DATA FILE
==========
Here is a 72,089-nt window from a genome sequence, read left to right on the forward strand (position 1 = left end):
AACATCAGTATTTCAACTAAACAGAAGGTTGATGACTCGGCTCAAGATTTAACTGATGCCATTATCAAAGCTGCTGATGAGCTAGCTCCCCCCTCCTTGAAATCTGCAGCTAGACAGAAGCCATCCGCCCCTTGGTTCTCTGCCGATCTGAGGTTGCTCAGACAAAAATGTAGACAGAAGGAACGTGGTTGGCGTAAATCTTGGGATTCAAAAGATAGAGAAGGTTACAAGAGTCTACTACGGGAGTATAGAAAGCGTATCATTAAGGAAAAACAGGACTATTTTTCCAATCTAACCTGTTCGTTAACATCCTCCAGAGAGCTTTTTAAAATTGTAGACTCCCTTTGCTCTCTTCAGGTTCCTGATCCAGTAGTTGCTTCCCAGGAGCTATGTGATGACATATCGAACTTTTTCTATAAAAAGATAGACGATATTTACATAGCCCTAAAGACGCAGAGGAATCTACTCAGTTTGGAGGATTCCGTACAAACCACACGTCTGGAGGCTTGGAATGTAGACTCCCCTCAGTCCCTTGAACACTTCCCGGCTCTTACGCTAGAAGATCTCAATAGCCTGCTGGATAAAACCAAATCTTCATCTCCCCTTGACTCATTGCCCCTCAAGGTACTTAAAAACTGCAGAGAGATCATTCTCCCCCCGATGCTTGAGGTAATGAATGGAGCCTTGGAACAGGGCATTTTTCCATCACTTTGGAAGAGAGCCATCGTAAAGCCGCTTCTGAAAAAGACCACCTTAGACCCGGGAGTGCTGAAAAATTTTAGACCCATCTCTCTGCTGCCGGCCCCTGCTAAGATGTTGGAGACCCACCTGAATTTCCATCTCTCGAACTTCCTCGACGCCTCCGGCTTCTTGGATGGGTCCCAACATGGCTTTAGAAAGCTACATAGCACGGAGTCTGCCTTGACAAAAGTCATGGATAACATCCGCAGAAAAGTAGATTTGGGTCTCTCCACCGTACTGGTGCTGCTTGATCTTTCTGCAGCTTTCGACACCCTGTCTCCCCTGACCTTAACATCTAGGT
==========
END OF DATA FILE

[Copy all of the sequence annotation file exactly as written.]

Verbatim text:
Here is a 72,089-nt window from a genome sequence, read left to right on the forward strand (position 1 = left end):
AACATCAGTATTTCAACTAAACAGAAGGTTGATGACTCGGCTCAAGATTTAACTGATGCCATTATCAAAGCTGCTGATGAGCTAGCTCCCCCCTCCTTGAAATCTGCAGCTAGACAGAAGCCATCCGCCCCTTGGTTCTCTGCCGATCTGAGGTTGCTCAGACAAAAATGTAGACAGAAGGAACGTGGTTGGCGTAAATCTTGGGATTCAAAAGATAGAGAAGGTTACAAGAGTCTACTACGGGAGTATAGAAAGCGTATCATTAAGGAAAAACAGGACTATTTTTCCAATCTAACCTGTTCGTTAACATCCTCCAGAGAGCTTTTTAAAATTGTAGACTCCCTTTGCTCTCTTCAGGTTCCTGATCCAGTAGTTGCTTCCCAGGAGCTATGTGATGACATATCGAACTTTTTCTATAAAAAGATAGACGATATTTACATAGCCCTAAAGACGCAGAGGAATCTACTCAGTTTGGAGGATTCCGTACAAACCACACGTCTGGAGGCTTGGAATGTAGACTCCCCTCAGTCCCTTGAACACTTCCCGGCTCTTACGCTAGAAGATCTCAATAGCCTGCTGGATAAAACCAAATCTTCATCTCCCCTTGACTCATTGCCCCTCAAGGTACTTAAAAACTGCAGAGAGATCATTCTCCCCCCGATGCTTGAGGTAATGAATGGAGCCTTGGAACAGGGCATTTTTCCATCACTTTGGAAGAGAGCCATCGTAAAGCCGCTTCTGAAAAAGACCACCTTAGACCCGGGAGTGCTGAAAAATTTTAGACCCATCTCTCTGCTGCCGGCCCCTGCTAAGATGTTGGAGACCCACCTGAATTTCCATCTCTCGAACTTCCTCGACGCCTCCGGCTTCTTGGATGGGTCCCAACATGGCTTTAGAAAGCTACATAGCACGGAGTCTGCCTTGACAAAAGTCATGGATAACATCCGCAGAAAAGTAGATTTGGGTCTCTCCACCGTACTGGTGCTGCTTGATCTTTCTGCAGCTTTCGACACCCTGTCTCCCCTGACCTTAACATCTAGGT